We are almost outside of the window of opportunity, but this time of year begs for a “Functional Assessment” before loading them up. Gold star to Mort who earlier asked CFKA in this area. Give them a non-dynamic “once over” in key areas that require stability before building a house of cards in the weight room or on the track.

    Avatar
    Participant
    JeremyRichmond on #72608

    Try Glute Medius.

    GM stabilizes hip in single support. Lack of GM strength or in fatigued state, you get foot splay.

    Take a look / kinetic chain view of a sprinter from a force application and return efficiency view. There is a more so and a lesser efficient biomechanical expression. Foot splay on its own, then traced up the chain to the hip (see: Trendelenburg) is non optimal from a mechanical or force / vector view.

    When you observe Trendelenburg, you dont see the hips move in a positive manor (forward or vertical) as the discipline requires (sprinting, jumps) BIG issue in TJ – I almost wonder if there is some scoliosis that could be found in TJ guys more so in those that displayed foot splay in event?

    Then there are the many detrimental (performance & health) issues that arise from torque that results from splay…

    And so on, and so on…

    Dynamic stability is that magic moment in time where you get the Triple Crown (eccentric, concentric while positive velocity – H or V is continued) This requires the biomotors, specifically balance & proprioception with ancillary components. ([i]ancillary[/i] is the CFKA Word of the Day)
    Balance deficit sets off a chain reaction (as in kinetic chain) manifesting at the weakest point in the chain. And that point is where you get your dynamic injury equal to or greater than the dynamics of the activity. Or perhaps more insidious, you get the dreaded repetitive(miss)use syndrome…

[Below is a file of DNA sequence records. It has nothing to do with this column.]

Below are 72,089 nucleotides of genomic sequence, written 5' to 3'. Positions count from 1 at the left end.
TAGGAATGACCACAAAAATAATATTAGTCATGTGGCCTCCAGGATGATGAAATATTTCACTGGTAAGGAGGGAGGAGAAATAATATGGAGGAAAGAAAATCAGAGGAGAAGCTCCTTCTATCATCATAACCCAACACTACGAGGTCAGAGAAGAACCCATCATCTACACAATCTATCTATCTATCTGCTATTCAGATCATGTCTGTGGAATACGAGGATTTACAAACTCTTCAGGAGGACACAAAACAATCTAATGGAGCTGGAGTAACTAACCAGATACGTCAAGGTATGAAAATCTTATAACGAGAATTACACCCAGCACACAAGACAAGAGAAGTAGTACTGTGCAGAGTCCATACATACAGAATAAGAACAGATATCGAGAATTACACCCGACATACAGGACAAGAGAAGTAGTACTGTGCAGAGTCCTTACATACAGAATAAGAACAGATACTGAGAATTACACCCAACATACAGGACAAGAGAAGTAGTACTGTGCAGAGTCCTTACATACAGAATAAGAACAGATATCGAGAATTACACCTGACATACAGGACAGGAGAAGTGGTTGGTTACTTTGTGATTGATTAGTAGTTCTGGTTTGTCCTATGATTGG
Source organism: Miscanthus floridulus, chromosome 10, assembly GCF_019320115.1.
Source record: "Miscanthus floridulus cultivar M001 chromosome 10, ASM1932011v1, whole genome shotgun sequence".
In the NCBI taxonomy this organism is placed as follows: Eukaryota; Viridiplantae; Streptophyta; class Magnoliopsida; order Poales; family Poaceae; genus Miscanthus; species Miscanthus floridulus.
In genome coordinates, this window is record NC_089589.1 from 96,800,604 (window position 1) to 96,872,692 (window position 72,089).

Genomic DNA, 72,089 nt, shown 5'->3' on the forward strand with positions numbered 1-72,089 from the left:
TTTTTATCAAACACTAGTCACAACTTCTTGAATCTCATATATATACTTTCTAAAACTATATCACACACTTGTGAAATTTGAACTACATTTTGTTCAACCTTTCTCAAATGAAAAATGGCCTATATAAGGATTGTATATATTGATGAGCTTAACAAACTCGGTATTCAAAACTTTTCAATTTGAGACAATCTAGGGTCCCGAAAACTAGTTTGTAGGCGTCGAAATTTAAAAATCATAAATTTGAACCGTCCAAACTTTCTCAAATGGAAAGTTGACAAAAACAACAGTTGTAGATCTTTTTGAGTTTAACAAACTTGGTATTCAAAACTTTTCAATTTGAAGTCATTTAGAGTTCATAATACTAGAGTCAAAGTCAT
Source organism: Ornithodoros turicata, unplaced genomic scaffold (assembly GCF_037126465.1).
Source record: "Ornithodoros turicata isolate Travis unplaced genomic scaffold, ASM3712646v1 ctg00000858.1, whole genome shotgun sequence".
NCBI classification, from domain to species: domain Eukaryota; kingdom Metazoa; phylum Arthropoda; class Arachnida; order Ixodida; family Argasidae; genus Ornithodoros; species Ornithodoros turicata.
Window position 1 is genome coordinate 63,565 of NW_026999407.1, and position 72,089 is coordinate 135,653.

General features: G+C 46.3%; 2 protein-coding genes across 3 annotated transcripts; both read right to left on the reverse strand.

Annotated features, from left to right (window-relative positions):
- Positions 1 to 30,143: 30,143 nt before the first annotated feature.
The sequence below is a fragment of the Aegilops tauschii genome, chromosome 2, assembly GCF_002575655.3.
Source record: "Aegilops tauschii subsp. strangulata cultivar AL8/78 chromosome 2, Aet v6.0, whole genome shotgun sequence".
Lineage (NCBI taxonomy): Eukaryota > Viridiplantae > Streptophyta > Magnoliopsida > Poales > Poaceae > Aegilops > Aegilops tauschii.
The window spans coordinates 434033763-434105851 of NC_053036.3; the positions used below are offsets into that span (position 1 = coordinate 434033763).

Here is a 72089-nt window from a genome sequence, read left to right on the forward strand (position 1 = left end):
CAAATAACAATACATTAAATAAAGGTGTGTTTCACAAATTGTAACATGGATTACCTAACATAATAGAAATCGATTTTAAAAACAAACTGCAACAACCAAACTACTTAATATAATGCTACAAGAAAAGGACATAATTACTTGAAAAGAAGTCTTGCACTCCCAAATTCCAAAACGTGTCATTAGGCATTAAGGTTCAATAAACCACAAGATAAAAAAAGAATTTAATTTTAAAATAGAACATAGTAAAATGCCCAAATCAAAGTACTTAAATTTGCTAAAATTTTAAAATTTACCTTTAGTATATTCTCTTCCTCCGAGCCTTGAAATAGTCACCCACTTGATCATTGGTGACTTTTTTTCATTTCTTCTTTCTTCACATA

We are almost outside of the window of opportunity, but this time of year begs for a “Functional Assessment” before loading them up. Gold star to Mort who earlier asked CFKA in this area. Give them a non-dynamic “once over” in key areas that require stability before building a house of cards in the weight room or on the track.

    I thought we all had enough of talk about “dysfunction”?

    Agree with CFKA. Glute medius. But different cause.
    My take: try tight piriformis or quadratus femoris or obturator in abscence of. Roll out with foam roller or get a wise masseuse.
    Next move up to TVA or transversus abdominis. Lengthened TVA and related connective tissue could affect lordosis and sacrum for which piriformis attaches. Very hard to shorten though. Will take weeks of persistent shortening of muscle and connective tissue.

    Also make small changes. Any change affects bone torsion, meniscus etc. Would continue to maintain or reduce slightly the loading whilst undergoing these changes but you need the load to affect the bone and meniscus. As with scoliosis, yes it would be a factor but if both feet splayed I would probably not consider it to be a primary factor. As per dynamic stabilisation, would like to see some techniques because that makes perfect sense for athletes.